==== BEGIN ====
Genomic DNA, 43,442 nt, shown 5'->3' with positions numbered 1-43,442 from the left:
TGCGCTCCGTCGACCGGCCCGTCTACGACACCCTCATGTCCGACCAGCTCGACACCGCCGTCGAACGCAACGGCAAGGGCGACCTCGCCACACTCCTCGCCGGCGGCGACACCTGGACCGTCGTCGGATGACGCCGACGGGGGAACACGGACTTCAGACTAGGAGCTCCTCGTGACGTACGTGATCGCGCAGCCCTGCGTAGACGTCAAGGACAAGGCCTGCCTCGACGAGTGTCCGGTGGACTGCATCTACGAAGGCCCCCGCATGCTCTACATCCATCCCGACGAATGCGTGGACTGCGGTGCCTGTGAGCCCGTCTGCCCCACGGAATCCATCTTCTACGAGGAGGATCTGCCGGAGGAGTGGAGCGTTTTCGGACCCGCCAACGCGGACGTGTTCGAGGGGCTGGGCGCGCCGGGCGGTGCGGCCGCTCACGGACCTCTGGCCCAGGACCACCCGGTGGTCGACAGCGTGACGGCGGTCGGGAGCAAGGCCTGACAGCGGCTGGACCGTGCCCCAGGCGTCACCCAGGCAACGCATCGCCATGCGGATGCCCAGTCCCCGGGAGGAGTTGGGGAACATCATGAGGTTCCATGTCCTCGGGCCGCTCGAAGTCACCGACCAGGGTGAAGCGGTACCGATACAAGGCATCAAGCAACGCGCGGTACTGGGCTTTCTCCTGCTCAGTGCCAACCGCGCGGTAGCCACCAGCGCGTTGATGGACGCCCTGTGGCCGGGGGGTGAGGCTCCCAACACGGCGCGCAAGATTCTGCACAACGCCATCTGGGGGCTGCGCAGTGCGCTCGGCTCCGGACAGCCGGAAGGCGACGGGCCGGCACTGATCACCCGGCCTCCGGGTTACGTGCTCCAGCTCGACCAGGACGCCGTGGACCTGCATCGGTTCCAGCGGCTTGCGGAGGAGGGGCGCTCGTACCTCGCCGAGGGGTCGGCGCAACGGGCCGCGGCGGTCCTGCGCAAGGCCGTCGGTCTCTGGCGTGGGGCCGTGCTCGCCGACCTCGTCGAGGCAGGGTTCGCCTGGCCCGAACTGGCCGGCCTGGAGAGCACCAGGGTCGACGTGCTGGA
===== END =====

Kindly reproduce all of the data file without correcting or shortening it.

Genomic DNA, 43,442 nt, shown 5'->3' with positions numbered 1-43,442 from the left:
TGCGCTCCGTCGACCGGCCCGTCTACGACACCCTCATGTCCGACCAGCTCGACACCGCCGTCGAACGCAACGGCAAGGGCGACCTCGCCACACTCCTCGCCGGCGGCGACACCTGGACCGTCGTCGGATGACGCCGACGGGGGAACACGGACTTCAGACTAGGAGCTCCTCGTGACGTACGTGATCGCGCAGCCCTGCGTAGACGTCAAGGACAAGGCCTGCCTCGACGAGTGTCCGGTGGACTGCATCTACGAAGGCCCCCGCATGCTCTACATCCATCCCGACGAATGCGTGGACTGCGGTGCCTGTGAGCCCGTCTGCCCCACGGAATCCATCTTCTACGAGGAGGATCTGCCGGAGGAGTGGAGCGTTTTCGGACCCGCCAACGCGGACGTGTTCGAGGGGCTGGGCGCGCCGGGCGGTGCGGCCGCTCACGGACCTCTGGCCCAGGACCACCCGGTGGTCGACAGCGTGACGGCGGTCGGGAGCAAGGCCTGACAGCGGCTGGACCGTGCCCCAGGCGTCACCCAGGCAACGCATCGCCATGCGGATGCCCAGTCCCCGGGAGGAGTTGGGGAACATCATGAGGTTCCATGTCCTCGGGCCGCTCGAAGTCACCGACCAGGGTGAAGCGGTACCGATACAAGGCATCAAGCAACGCGCGGTACTGGGCTTTCTCCTGCTCAGTGCCAACCGCGCGGTAGCCACCAGCGCGTTGATGGACGCCCTGTGGCCGGGGGGTGAGGCTCCCAACACGGCGCGCAAGATTCTGCACAACGCCATCTGGGGGCTGCGCAGTGCGCTCGGCTCCGGACAGCCGGAAGGCGACGGGCCGGCACTGATCACCCGGCCTCCGGGTTACGTGCTCCAGCTCGACCAGGACGCCGTGGACCTGCATCGGTTCCAGCGGCTTGCGGAGGAGGGGCGCTCGTACCTCGCCGAGGGGTCGGCGCAACGGGCCGCGGCGGTCCTGCGCAAGGCCGTCGGTCTCTGGCGTGGGGCCGTGCTCGCCGACCTCGTCGAGGCAGGGTTCGCCTGGCCCGAACTGGCCGGCCTGGAGAGCACCAGGGTCGACGTGCTGGA